Decision-making is a difficult endeavour, and as church leaders it’s so easy to default to hoard all of the decision-making power. After all, it can be difficult to know who should make the decision, and then trusting someone else to make that decision can be tough.
However, we also know intuitively, that delegation of decision-making is a good thing. The more we hoard decision-making, the more there is an imbalance of power. Power was never made to be hoarded, and in the church, this is even more important. When Jesus talked about leaders being servants, He was serious. Servants don’t hoard power.
That means as church leaders, it is our responsibility to start giving power away. The more we can delegate the task of decision-making, the more that the power is shared amongst the church. There will always be decisions that must be made by you, but that should be the only decisions you make.
This is where the Decision Boat comes in. This little tool is a helpful way of being able to work out which are your decisions, and which are decisions to be delegated. Imagine that your church is a boat. With any boat, there is a percentage of the boat that sits above the waterline. These are the decisions that won’t sink the boat. If you hammer a nail into the wall above the waterline, you may make the boat look ugly, but you won’t sink the ship.
For example, your stage layout is an important aesthetic decision, but it’s not going to sink the boat, so that’s probably not a decision you need to make. The type of coffee you serve is an important decision – it can create the right atmosphere – but it’s not going to sink the boat, so it’s probably not a decision you should be making.
Then there are decisions that are below the waterline. A major budget spend can sink the boat. Hiring a staff member can sink the boat. Changing your ministry strategy can sink the boat. Setting your finance policy can sink the boat. Buying a new building can sink the boat. If a decision can sink the boat, that’s a decision you should be involved in.
It’s important to note, however, that if a decision may sink the boat, it shouldn’t just be you making the decision. That’s why you have a leadership team. The amount of decisions that a church leader should make alone should be almost zero.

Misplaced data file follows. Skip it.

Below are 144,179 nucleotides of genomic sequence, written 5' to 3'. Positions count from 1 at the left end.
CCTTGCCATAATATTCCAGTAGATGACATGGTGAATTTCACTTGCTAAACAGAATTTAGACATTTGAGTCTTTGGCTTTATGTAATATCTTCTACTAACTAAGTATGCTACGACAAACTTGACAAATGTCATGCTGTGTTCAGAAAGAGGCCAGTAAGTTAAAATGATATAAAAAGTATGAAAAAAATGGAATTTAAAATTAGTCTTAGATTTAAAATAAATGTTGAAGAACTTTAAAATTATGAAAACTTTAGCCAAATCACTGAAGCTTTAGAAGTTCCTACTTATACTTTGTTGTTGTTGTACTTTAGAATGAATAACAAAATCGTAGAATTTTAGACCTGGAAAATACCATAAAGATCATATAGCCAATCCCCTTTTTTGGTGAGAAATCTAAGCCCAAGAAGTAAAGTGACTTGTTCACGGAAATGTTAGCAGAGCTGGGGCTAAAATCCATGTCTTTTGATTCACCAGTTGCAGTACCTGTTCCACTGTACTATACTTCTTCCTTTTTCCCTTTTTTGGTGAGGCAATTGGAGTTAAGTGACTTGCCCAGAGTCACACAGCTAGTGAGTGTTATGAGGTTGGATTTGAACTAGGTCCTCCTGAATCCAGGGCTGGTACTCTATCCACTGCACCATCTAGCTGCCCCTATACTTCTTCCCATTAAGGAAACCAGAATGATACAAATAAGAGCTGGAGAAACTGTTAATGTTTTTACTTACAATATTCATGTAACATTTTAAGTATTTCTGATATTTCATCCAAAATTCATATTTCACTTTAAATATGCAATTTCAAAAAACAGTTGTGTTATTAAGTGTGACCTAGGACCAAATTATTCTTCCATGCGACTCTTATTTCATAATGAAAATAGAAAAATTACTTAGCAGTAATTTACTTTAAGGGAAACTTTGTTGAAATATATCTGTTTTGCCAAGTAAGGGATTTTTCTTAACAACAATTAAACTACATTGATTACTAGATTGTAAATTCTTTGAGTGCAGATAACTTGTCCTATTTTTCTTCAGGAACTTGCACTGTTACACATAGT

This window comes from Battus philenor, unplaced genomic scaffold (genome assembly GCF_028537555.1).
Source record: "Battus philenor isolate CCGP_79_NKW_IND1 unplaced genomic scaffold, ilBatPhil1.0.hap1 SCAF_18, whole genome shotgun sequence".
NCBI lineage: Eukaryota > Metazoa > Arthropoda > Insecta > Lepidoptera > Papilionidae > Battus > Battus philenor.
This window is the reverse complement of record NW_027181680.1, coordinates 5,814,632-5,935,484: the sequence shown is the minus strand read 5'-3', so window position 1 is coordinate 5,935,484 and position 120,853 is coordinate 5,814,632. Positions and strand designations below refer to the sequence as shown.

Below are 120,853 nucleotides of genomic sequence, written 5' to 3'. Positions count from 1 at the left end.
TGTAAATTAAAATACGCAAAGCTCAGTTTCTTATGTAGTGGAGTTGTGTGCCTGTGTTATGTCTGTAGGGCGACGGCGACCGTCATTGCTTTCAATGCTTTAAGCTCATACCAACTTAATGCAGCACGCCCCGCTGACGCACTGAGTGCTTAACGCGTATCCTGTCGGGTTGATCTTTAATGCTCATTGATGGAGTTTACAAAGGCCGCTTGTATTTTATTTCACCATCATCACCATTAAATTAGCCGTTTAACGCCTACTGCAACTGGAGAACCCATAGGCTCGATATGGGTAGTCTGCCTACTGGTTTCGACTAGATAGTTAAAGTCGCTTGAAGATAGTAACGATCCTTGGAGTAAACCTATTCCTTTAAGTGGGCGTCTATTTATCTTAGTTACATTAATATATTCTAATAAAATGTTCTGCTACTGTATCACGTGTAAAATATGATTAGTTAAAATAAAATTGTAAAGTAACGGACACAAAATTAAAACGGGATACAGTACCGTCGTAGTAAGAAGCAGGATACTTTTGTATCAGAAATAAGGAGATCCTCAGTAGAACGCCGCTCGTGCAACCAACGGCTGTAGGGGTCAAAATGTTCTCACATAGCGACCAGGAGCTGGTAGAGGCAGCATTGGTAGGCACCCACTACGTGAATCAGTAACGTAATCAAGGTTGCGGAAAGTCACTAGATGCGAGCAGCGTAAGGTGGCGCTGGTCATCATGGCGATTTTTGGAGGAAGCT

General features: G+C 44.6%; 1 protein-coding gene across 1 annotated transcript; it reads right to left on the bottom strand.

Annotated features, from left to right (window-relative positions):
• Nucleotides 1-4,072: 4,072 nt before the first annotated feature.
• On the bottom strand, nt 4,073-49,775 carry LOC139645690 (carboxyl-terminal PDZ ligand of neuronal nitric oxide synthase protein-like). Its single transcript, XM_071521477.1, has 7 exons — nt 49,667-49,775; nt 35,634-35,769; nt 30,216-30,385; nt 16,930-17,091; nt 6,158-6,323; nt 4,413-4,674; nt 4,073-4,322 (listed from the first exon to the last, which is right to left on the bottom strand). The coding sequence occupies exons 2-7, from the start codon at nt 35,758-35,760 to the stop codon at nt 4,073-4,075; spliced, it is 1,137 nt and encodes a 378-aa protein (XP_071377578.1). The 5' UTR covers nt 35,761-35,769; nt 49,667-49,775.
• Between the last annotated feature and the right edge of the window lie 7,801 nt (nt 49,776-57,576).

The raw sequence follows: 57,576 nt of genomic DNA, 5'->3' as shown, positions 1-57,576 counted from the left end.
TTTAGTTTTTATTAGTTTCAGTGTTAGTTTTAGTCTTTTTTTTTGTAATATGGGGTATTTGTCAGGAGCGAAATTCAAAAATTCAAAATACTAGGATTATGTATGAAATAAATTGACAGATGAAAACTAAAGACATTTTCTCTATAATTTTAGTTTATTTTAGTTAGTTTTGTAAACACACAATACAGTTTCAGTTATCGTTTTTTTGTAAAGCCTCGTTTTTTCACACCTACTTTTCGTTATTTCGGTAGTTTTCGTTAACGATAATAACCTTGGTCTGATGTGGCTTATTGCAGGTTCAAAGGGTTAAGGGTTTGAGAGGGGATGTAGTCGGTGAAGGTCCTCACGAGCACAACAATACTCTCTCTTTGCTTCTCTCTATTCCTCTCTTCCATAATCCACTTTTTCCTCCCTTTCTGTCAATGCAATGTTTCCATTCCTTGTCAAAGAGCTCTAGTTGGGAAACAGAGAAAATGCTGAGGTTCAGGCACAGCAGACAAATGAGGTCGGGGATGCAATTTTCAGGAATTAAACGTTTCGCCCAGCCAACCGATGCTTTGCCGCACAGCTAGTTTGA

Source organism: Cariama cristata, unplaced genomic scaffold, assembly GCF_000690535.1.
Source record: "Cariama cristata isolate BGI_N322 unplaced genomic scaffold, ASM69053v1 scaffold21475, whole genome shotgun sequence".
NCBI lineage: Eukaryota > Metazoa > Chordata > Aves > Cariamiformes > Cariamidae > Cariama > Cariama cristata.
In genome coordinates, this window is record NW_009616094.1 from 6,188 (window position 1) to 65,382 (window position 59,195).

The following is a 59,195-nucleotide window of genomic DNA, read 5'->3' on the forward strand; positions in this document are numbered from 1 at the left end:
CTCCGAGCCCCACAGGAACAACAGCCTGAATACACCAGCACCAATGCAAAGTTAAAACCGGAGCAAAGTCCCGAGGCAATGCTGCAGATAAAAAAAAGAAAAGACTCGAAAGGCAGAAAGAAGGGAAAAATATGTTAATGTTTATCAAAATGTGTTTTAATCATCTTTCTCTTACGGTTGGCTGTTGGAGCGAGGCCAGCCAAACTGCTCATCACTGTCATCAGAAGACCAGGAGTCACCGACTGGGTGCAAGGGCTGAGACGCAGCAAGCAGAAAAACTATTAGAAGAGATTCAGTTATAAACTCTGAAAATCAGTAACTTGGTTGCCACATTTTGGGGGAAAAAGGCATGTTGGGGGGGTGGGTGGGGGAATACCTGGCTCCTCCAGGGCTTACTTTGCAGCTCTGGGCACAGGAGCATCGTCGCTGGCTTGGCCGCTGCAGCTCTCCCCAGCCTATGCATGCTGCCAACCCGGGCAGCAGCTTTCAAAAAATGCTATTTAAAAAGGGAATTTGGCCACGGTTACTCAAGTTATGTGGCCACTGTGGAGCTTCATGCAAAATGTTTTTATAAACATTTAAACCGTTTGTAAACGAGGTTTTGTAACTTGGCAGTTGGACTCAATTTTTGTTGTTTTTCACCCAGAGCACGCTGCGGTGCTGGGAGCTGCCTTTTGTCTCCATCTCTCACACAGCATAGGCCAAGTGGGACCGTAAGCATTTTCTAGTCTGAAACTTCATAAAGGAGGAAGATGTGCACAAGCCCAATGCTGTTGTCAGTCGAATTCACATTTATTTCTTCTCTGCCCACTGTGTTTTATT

Also, with important decisions that require technical knowledge, you’ll need to involve experts. Setting a finance policy may sink the boat, but you may not have the expertise to make the right decision. That’s where you need to get an expert, but you can still be responsible for how the decision is made – namely, checking to see if it links to your mission, values and strategy.
Lastly, there are some decisions that will be right on the waterline. Just like the surface of the water rises and falls with the waves, so too will there be some decisions that will be above the waterline in some circumstances, and below the waterline in other circumstances. Hiring a staff member can be above or below the waterline. Hiring a cleaner may be above the waterline but hiring an Assistant Pastor will probably be below the waterline. This also may change as the church grows. If you’re leading a smaller church, every staff hire counts. As you grow, more staff hires become above the waterline, and has a smaller impact on the overall church.
Every church is different and deciding where your waterline is will be unique to you. The general guideline is to think that more of a boa is above the waterline than below it. We’re not icebergs, where the main mass sits below the waterline. In that sense, aim to keep the majority of your decisions above the waterline, so that you can delegate more effectively. We’d love to know how you’re processing your decision-making. Book a FREE 1-Hour consultation call with us to talk through where your church is at and how we can help.